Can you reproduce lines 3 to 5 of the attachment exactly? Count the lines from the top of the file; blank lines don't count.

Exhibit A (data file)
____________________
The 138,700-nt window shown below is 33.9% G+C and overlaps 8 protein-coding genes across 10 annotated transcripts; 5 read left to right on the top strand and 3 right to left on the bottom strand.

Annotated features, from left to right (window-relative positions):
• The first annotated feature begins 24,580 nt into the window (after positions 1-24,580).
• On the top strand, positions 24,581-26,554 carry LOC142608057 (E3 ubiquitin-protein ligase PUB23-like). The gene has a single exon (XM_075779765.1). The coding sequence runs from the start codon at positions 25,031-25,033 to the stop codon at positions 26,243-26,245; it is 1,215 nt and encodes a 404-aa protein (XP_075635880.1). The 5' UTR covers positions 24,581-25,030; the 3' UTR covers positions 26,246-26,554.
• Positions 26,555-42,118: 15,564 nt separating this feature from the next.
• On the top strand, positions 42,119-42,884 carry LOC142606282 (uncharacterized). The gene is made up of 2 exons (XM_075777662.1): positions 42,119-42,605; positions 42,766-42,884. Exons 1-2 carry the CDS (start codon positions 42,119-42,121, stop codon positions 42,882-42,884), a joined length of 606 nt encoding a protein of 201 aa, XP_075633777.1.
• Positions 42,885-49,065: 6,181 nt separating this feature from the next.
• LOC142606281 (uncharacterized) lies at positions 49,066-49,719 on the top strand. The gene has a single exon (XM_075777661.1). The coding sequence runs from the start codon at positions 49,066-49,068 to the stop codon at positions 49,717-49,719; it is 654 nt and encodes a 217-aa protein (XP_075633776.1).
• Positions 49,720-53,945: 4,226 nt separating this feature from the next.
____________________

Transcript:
• The first annotated feature begins 24,580 nt into the window (after positions 1-24,580).
• On the top strand, positions 24,581-26,554 carry LOC142608057 (E3 ubiquitin-protein ligase PUB23-like). The gene has a single exon (XM_075779765.1). The coding sequence runs from the start codon at positions 25,031-25,033 to the stop codon at positions 26,243-26,245; it is 1,215 nt and encodes a 404-aa protein (XP_075635880.1). The 5' UTR covers positions 24,581-25,030; the 3' UTR covers positions 26,246-26,554.
• Positions 26,555-42,118: 15,564 nt separating this feature from the next.